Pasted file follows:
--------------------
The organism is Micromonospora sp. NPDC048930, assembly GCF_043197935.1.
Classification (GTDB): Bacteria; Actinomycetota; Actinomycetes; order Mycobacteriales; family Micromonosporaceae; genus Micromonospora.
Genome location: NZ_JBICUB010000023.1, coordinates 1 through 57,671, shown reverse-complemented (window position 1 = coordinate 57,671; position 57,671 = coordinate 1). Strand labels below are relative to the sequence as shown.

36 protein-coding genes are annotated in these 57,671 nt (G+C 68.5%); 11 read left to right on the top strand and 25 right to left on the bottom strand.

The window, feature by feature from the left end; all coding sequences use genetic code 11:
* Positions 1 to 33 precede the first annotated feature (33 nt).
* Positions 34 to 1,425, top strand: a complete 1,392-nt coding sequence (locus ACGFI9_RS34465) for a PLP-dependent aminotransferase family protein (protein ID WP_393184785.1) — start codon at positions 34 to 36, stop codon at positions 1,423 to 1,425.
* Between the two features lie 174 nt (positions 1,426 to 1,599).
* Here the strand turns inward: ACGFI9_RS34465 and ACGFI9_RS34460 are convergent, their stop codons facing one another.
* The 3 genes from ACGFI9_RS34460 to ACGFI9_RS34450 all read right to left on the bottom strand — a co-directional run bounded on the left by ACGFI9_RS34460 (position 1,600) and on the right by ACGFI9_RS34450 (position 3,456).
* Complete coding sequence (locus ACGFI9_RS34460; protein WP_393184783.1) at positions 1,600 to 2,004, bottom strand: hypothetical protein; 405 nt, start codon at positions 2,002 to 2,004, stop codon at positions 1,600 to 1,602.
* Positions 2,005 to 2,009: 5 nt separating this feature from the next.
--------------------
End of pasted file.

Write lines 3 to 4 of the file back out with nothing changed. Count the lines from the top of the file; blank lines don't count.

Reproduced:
Genome location: NZ_JBICUB010000023.1, coordinates 1 through 57,671, shown reverse-complemented (window position 1 = coordinate 57,671; position 57,671 = coordinate 1). Strand labels below are relative to the sequence as shown.

36 protein-coding genes are annotated in these 57,671 nt (G+C 68.5%); 11 read left to right on the top strand and 25 right to left on the bottom strand.